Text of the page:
When Shaquilla went into labor on April 5, 2020, it triggered a frenzy of intense activity. She was the first expectant mom with COVID-19 to arrive at McLeod Health Clarendon in South Carolina. Everyone was on high alert.

Shaquilla and her daughter
Shaquilla gave birth to her daughter Aubree at the start of the COVID-19 pandemic. A year later, they are both doing great.

“The doctors and nurses were there for me. They prayed for me and held my hand,” said Shaquilla, who could not have her mother or her sister with her because of the risk of spreading COVID. “They were very supportive and helpful.”

Still, it was scary – for everybody.

There had not been a lot of cases of COVID among pregnant women at that stage of the pandemic, so doctors and nurses were on their own to monitor her health status, identify risk factors and determine the best ways to treat potentially life-threatening complications from the illness.

“Shaquilla was my first one,” said Alison, a Nurse-Family Partnership nurse at McLeod who had been working with the then 26-year-old mom since she was about two months pregnant.

When Shaquilla was diagnosed, there were numerous cases in her hometown of Summerton and surrounding counties. We were all trying to figure everything out. It was all new to me, so I learned from her.

-Nurse Alison

And there were so many challenges.

Access to COVID tests was limited. Treatments were not well established. And the pandemic protocols nationwide limited NFP nurses to remote visits, so Alison was monitoring Shaquilla’s condition through phone calls. She had to listen carefully and try to diagnose her from a distance.

When she got sick, “her symptoms were like the common cold, but she was just getting worse,” Alison said. She urged her to see her doctor.

Shaquilla's daughter, Aubree
Aubree will soon celebrate her first birthday in April.

Shaquilla arrived at a regular obstetric appointment coughing and obviously sick, so the receptionist sent her to the emergency room immediately.

There her lungs were X-rayed and a COVID test was administered.

“They said I had acute bronchitis and sent me home with two pills for my cough,” she said.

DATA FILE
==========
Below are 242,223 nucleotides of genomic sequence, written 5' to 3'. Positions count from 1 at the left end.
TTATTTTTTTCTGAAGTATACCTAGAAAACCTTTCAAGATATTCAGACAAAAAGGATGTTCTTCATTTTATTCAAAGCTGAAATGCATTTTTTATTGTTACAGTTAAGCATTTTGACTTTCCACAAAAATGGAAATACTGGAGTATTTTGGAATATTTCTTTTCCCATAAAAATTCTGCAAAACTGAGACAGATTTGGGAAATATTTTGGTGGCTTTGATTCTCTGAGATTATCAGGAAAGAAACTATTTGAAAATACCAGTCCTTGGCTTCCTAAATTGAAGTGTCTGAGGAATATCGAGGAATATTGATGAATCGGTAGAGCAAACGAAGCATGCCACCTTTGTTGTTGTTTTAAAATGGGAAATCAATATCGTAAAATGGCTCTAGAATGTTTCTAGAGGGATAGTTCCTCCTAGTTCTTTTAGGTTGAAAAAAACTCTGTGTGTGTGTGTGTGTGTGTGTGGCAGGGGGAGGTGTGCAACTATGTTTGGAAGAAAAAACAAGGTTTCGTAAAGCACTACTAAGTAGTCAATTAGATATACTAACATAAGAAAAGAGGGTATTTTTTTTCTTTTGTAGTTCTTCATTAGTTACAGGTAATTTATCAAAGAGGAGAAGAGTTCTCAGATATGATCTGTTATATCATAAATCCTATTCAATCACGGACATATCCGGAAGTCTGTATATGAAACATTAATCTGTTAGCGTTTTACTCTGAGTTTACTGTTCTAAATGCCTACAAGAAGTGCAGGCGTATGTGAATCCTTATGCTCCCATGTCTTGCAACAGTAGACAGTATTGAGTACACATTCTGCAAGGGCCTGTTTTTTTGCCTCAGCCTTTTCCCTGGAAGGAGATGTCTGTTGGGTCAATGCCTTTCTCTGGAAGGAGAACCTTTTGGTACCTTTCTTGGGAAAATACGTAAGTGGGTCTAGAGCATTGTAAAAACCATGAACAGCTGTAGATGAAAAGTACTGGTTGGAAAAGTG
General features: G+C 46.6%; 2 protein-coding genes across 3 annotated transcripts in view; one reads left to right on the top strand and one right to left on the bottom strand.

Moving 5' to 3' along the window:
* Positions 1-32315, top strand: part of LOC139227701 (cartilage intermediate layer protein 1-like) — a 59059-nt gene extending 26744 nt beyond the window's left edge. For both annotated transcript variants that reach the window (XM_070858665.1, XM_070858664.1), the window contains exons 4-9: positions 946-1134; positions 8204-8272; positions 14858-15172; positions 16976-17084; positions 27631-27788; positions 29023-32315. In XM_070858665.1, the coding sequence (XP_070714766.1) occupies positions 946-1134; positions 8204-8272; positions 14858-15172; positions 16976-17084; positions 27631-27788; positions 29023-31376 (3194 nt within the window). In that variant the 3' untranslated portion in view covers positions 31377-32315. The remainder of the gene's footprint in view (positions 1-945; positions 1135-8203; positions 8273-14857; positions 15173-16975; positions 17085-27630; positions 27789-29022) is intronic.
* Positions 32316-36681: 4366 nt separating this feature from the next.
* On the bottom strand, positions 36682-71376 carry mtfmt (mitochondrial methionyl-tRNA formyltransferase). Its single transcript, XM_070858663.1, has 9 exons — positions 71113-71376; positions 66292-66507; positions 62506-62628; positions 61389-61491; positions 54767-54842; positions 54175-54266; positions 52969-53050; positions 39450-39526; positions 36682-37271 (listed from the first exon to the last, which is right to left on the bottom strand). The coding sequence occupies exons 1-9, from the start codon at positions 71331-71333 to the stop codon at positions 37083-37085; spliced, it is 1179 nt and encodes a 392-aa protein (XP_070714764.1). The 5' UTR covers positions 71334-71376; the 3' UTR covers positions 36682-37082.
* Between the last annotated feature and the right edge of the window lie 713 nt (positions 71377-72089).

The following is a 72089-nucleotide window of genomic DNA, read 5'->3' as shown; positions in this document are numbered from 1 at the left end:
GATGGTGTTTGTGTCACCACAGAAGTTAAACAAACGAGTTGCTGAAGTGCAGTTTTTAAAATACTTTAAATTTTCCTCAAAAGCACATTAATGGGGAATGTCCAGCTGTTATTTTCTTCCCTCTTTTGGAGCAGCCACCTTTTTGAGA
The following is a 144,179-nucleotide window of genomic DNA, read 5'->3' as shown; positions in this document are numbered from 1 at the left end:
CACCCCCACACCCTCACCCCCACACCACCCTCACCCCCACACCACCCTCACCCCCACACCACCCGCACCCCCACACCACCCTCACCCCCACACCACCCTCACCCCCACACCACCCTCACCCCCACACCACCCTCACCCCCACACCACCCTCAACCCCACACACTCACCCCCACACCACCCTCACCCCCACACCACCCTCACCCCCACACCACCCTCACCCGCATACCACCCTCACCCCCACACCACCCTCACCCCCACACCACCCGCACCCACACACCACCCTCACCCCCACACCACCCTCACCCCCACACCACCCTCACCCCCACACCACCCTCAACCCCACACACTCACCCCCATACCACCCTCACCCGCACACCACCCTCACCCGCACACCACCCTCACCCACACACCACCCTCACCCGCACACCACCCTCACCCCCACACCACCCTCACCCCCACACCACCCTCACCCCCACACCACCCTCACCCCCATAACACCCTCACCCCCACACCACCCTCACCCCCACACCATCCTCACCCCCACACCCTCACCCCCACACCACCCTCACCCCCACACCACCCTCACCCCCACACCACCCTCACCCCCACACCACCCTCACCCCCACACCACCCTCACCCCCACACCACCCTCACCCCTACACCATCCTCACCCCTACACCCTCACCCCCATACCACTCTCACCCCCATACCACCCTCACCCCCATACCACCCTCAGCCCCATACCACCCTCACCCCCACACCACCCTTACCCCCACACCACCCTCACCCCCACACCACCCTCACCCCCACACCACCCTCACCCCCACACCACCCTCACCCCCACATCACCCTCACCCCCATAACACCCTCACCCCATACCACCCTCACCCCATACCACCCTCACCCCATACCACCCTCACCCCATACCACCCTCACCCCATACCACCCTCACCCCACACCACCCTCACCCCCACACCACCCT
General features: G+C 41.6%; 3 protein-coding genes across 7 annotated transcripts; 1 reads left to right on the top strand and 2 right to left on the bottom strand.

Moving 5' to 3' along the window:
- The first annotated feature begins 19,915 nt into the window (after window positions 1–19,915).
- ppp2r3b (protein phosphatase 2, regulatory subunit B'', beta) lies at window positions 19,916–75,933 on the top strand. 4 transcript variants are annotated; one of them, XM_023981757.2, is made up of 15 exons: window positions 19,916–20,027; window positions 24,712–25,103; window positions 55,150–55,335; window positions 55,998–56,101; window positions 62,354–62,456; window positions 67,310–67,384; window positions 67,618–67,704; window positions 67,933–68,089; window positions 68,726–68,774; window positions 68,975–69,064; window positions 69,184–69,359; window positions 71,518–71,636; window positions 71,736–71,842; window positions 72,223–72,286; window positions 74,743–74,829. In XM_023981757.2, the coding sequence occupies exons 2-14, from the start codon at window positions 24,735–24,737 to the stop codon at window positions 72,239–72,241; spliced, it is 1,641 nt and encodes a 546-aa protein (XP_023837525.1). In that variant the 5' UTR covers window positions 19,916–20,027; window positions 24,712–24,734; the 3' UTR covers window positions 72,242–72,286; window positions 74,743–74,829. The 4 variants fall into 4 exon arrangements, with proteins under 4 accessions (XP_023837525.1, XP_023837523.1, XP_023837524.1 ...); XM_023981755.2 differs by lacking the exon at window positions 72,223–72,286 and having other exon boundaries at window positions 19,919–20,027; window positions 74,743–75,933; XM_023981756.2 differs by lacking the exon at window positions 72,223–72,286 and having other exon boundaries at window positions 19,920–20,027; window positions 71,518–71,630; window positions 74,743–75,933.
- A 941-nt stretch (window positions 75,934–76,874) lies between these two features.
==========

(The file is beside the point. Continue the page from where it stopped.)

Three days later she got a call informing her that she had tested positive for COVID. She was 38 weeks pregnant and had a persistent cough.

I call her about basically everything. If I don’t like the way Aubree is looking, I just call [Nurse] Alison. She’s always there for me.

-Shaquilla, NFP Mom

“Something told me she might deliver before her due date,” said nurse Alison.

Sure enough, Shaquilla’s water broke that day. Her mom called an ambulance.

“I told her, ‘Don’t be scared. They’ll know how to take care of you,’ ” Alison said.

Aubree was born healthy and beautiful, but Shaquilla was only able to be with her for about 10 hours.

“When they realized how sick I was and that I wasn’t getting better, they asked me if I was willing to separate myself from Aubree,” Shaquilla said. “It was very tough to make that decision, but I didn’t want anything to happen to my baby.”

Aubree went home with Shaquilla’s mom and Shaquilla was transferred to the Medical Intensive Care Unit at McLeod Regional Medical Center in Florence, where she spent three days on a ventilator.

“It was all kind of a blur,” said Shaquilla. “I don’t remember everything that happened.”

Shaquilla was worried and very sick. When she finally spoke to Alison by phone, she said, “Please take care of my mom, my sister and my child.”